- Victor Guy Duperré (1775-1846), Admiral
- Jean-Baptiste Élissalde (born 1977), rugby union -Nationalspieler
- René-Antoine Ferchault de Réaumur (1683–1757), scientist
- Corine Franco (* 1983), soccer player
- Eugène Fromentin (1820–1876), writer, art critic and painter
- Beb Guérin (1941–1980), jazz bassist
- Melissa Lauren (* 1984), porn actress
- Louis Ordonneau (1770–1855), infantry general
- Jean-Louis Raduit de Souches (1608–1682), imperial general
- Pierre Seignette (1660–1719), doctor and pharmacist
- François Tallemant the Elder (1620–1693), member of the Académie française
- Damien Touya (* 1975), fencer
- Arthur Verdier (1835–1898), seaman, shipowner, trader and diplomat
- Aimé Joseph de Fleuriau (1870–1938), diplomat
La Rochelle is on friendly terms with the following six cities:
- New Rochelle , USA (since 1910)
- Lübeck , Germany (since 1988)
- Acre , Israel (since 1972)
- Petrozavodsk , Russia (since 1973)
- Essaouira , Morocco (since 1999)
- Santiago de Figueiró , Portugal (since 2003)
- Le Patrimoine des Communes de la Charente-Maritime. Flohic Editions, Volume 2, Paris 2002, ISBN 2-84234-129-5 , pp. 679-748.
- Manufacture française des pneumatiques Michelin: ATLANTIC COAST Poitou Vendée Charentes Pyrenees (= The Green Travel Guide / Michelin Travel Guide ). 3. Edition. Michelin Reise-Verlag / Manufacture française des pneumatiques Michelin, Karlsruhe / Clermont-Ferrand 2001, ISBN 2-06-000236-2 .
- Thorsten Droste: POITOU, western France between Poitiers and Angoulême - the Atlantic coast from the Loire to the Gironde (= DUMONT art travel guide ). DuMont, Cologne 1999, ISBN 3-7701-4456-2 .
- Official website of La Rochelle. In: larochelle.fr (French, English, Spanish, German, Chinese)
- University building Pôle sciences et technologies Alcide d'Orbigny ( Memento of January 3, 2007 in the Internet Archive ). In: archiguide.free.fr (photography)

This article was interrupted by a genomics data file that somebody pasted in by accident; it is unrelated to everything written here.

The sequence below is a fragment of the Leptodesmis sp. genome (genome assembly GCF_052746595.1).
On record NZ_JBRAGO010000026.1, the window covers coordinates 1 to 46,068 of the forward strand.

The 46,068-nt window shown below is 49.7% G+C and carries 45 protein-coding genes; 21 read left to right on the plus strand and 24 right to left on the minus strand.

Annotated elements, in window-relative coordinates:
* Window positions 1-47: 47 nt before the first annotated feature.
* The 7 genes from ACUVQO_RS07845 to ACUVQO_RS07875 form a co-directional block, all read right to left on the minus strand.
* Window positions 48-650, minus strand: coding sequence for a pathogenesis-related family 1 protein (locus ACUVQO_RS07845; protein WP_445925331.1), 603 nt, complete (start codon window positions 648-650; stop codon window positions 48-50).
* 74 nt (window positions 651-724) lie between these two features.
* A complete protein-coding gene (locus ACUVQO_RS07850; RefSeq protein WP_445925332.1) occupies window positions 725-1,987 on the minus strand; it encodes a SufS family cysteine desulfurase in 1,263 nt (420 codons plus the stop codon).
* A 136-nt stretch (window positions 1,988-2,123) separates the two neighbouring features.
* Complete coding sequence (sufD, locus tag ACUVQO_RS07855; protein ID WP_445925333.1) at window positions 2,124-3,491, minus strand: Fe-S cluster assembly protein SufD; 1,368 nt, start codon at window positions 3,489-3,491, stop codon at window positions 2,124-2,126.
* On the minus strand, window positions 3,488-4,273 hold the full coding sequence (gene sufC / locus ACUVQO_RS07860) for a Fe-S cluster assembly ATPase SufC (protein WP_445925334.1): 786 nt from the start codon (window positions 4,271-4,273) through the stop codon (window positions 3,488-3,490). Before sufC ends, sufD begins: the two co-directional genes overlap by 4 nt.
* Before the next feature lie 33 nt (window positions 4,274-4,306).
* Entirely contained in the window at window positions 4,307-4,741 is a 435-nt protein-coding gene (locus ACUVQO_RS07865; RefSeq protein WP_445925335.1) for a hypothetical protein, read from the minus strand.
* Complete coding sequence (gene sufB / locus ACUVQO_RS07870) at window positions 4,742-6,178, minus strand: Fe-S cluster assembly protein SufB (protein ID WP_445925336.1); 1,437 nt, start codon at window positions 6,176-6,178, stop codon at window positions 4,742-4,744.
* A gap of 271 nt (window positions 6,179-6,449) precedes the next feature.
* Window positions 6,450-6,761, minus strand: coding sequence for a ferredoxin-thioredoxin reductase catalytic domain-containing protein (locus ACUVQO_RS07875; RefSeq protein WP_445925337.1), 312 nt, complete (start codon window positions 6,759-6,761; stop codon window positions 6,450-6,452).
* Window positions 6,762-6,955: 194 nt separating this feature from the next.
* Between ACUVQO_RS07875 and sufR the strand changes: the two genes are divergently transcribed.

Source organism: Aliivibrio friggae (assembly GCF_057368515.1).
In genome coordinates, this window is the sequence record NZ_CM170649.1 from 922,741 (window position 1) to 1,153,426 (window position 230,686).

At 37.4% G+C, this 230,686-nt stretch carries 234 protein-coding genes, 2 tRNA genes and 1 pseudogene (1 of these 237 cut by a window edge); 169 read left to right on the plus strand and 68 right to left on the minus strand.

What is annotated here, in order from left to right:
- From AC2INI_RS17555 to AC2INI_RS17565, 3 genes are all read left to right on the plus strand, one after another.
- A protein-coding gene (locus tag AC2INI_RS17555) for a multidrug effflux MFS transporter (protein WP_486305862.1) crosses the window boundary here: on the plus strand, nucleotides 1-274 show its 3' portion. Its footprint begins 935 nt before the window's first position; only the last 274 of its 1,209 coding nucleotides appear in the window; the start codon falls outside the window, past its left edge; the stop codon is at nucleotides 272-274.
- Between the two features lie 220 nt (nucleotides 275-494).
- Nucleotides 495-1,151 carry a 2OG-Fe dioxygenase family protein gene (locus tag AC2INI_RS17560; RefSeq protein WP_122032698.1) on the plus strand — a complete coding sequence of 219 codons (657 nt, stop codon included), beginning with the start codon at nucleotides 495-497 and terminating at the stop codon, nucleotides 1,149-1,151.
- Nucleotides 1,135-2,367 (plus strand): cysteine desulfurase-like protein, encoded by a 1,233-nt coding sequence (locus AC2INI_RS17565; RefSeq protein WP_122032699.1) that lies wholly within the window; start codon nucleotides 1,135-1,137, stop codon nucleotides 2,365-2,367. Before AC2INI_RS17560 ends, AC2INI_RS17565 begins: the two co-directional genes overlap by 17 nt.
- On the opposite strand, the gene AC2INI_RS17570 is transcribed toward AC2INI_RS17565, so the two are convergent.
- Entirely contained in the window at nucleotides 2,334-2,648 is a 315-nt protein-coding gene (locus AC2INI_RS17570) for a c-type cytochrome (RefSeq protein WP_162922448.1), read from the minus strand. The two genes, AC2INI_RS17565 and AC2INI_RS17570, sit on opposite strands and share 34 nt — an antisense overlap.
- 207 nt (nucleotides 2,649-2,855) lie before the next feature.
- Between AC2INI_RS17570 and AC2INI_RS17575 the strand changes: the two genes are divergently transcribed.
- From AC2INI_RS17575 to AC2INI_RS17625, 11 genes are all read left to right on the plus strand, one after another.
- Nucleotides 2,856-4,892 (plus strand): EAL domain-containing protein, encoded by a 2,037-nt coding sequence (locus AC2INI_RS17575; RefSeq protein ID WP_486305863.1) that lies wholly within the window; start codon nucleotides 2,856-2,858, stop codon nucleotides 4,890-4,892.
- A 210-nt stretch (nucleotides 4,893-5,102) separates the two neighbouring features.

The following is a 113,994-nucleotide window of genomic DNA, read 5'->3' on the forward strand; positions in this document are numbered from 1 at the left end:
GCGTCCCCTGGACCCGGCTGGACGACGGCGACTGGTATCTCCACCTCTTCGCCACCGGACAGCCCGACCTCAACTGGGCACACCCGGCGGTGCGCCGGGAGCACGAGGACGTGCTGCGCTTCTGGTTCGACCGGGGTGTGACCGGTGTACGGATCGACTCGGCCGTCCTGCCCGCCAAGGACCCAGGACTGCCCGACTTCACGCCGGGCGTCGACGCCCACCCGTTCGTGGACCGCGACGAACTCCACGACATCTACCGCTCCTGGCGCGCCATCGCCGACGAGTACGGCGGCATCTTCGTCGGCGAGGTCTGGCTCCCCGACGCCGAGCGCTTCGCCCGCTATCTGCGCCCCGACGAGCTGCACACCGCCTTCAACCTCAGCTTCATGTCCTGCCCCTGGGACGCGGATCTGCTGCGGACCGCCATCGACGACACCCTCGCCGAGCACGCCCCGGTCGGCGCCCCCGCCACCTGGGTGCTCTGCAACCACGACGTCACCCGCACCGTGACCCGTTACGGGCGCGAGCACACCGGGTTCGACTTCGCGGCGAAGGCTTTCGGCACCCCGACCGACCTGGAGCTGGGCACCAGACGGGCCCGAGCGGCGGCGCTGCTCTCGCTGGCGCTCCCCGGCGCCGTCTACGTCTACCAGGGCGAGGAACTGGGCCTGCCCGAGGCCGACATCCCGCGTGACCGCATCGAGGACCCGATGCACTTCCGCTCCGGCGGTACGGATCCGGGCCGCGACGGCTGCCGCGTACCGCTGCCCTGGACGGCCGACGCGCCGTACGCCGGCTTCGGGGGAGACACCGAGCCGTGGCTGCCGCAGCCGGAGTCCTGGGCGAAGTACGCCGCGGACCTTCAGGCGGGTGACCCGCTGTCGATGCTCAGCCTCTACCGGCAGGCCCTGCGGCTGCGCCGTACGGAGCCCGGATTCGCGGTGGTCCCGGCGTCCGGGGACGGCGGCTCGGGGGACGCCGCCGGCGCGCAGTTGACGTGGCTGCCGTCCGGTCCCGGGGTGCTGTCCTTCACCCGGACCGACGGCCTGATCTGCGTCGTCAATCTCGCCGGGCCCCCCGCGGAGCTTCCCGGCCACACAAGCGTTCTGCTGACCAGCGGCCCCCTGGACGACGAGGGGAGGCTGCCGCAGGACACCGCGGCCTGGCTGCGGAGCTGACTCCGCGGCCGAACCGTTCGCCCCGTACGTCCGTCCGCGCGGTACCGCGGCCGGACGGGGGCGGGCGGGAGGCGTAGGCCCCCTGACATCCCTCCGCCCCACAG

- Image of the famous Technoforum ( Memento from November 23, 2005 in the Internet Archive ). In: archiguide.free.fr (photography)
- The large aquarium in La Rochelle. In: aquarium-larochelle.com (French)
- The submarine bunker. In: uboat.net (English)
- La Rochelle photos. In: la-rochelle.images-en-france.fr (French)
- La Rochelle Museum of Natural History. In: museum-larochelle.fr (German)
- Martin Glauert: The beautiful rebel. La Rochelle and the history of the Protestants in France. ( Memento from June 25, 2016 in the Internet Archive ) In: zeitzeichen.net (German; report with photographs)
- Data for 2010. In: insee.fr.
- Seven new “Reformation cities” in Europe. EKD press release. December 15, 2016, accessed on May 25, 2016. - On the importance of La Rochelle in the history of the Reformation, see the city portrait of La Rochelle, belle et rebelle from the project Reformation Cities of Europe. In: reformation-cities.org/cities, accessed on May 25, 2016 (German).
- Reconstruction Hotel de Ville. Le projet. In: ville-larochelle.fr, accessed on October 15, 2016 (French; some of the funding comes from donations from the citizens).
- Homepage of the Rochelais Museum of the History of Protestantism (MRHP) (French, German, English, Spanish), accessed on May 25, 2016.
- Michelin Map 233: Poitou Charentes. Scale 1: 200,000.
- Homepage of La Rochelle , section Jumelage, accessed on April 1, 2010.